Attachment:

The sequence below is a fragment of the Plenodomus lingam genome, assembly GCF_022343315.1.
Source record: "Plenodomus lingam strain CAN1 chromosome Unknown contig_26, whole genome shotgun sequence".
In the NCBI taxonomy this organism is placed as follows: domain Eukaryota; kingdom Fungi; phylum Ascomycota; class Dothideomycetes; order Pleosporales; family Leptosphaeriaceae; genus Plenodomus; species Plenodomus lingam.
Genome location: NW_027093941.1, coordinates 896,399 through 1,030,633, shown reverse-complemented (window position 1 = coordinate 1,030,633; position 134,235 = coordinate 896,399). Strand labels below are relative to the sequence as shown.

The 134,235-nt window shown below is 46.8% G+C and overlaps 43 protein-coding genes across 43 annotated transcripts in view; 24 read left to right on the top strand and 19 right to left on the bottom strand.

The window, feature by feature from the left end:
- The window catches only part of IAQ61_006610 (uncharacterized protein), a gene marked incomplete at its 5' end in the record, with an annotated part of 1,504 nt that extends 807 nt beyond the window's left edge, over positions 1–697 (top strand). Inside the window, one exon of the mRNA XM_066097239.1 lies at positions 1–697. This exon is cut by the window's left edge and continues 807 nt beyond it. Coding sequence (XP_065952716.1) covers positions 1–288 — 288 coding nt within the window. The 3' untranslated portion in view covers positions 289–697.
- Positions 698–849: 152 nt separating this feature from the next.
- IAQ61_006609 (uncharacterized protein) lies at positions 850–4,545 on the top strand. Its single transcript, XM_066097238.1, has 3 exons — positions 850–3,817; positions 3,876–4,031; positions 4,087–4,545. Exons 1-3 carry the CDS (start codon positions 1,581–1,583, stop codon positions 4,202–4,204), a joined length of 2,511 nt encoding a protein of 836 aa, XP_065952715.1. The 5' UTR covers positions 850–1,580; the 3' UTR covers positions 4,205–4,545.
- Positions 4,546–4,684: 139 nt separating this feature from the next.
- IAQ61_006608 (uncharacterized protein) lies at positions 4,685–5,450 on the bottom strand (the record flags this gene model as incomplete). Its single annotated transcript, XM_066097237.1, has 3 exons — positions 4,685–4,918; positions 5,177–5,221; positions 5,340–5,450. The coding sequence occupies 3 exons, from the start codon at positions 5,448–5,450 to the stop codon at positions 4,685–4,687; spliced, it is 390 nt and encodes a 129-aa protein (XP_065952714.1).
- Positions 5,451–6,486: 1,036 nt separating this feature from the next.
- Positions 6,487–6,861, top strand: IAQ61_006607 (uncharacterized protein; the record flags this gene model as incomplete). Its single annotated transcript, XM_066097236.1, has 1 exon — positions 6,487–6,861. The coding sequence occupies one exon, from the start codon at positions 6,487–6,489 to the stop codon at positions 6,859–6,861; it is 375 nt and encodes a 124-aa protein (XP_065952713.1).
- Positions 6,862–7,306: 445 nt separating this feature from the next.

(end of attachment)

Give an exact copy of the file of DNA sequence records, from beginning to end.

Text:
The sequence below is a fragment of the Plenodomus lingam genome, assembly GCF_022343315.1.
Source record: "Plenodomus lingam strain CAN1 chromosome Unknown contig_26, whole genome shotgun sequence".
In the NCBI taxonomy this organism is placed as follows: domain Eukaryota; kingdom Fungi; phylum Ascomycota; class Dothideomycetes; order Pleosporales; family Leptosphaeriaceae; genus Plenodomus; species Plenodomus lingam.
Genome location: NW_027093941.1, coordinates 896,399 through 1,030,633, shown reverse-complemented (window position 1 = coordinate 1,030,633; position 134,235 = coordinate 896,399). Strand labels below are relative to the sequence as shown.

The 134,235-nt window shown below is 46.8% G+C and overlaps 43 protein-coding genes across 43 annotated transcripts in view; 24 read left to right on the top strand and 19 right to left on the bottom strand.

The window, feature by feature from the left end:
- The window catches only part of IAQ61_006610 (uncharacterized protein), a gene marked incomplete at its 5' end in the record, with an annotated part of 1,504 nt that extends 807 nt beyond the window's left edge, over positions 1–697 (top strand). Inside the window, one exon of the mRNA XM_066097239.1 lies at positions 1–697. This exon is cut by the window's left edge and continues 807 nt beyond it. Coding sequence (XP_065952716.1) covers positions 1–288 — 288 coding nt within the window. The 3' untranslated portion in view covers positions 289–697.
- Positions 698–849: 152 nt separating this feature from the next.
- IAQ61_006609 (uncharacterized protein) lies at positions 850–4,545 on the top strand. Its single transcript, XM_066097238.1, has 3 exons — positions 850–3,817; positions 3,876–4,031; positions 4,087–4,545. Exons 1-3 carry the CDS (start codon positions 1,581–1,583, stop codon positions 4,202–4,204), a joined length of 2,511 nt encoding a protein of 836 aa, XP_065952715.1. The 5' UTR covers positions 850–1,580; the 3' UTR covers positions 4,205–4,545.
- Positions 4,546–4,684: 139 nt separating this feature from the next.
- IAQ61_006608 (uncharacterized protein) lies at positions 4,685–5,450 on the bottom strand (the record flags this gene model as incomplete). Its single annotated transcript, XM_066097237.1, has 3 exons — positions 4,685–4,918; positions 5,177–5,221; positions 5,340–5,450. The coding sequence occupies 3 exons, from the start codon at positions 5,448–5,450 to the stop codon at positions 4,685–4,687; spliced, it is 390 nt and encodes a 129-aa protein (XP_065952714.1).
- Positions 5,451–6,486: 1,036 nt separating this feature from the next.
- Positions 6,487–6,861, top strand: IAQ61_006607 (uncharacterized protein; the record flags this gene model as incomplete). Its single annotated transcript, XM_066097236.1, has 1 exon — positions 6,487–6,861. The coding sequence occupies one exon, from the start codon at positions 6,487–6,489 to the stop codon at positions 6,859–6,861; it is 375 nt and encodes a 124-aa protein (XP_065952713.1).
- Positions 6,862–7,306: 445 nt separating this feature from the next.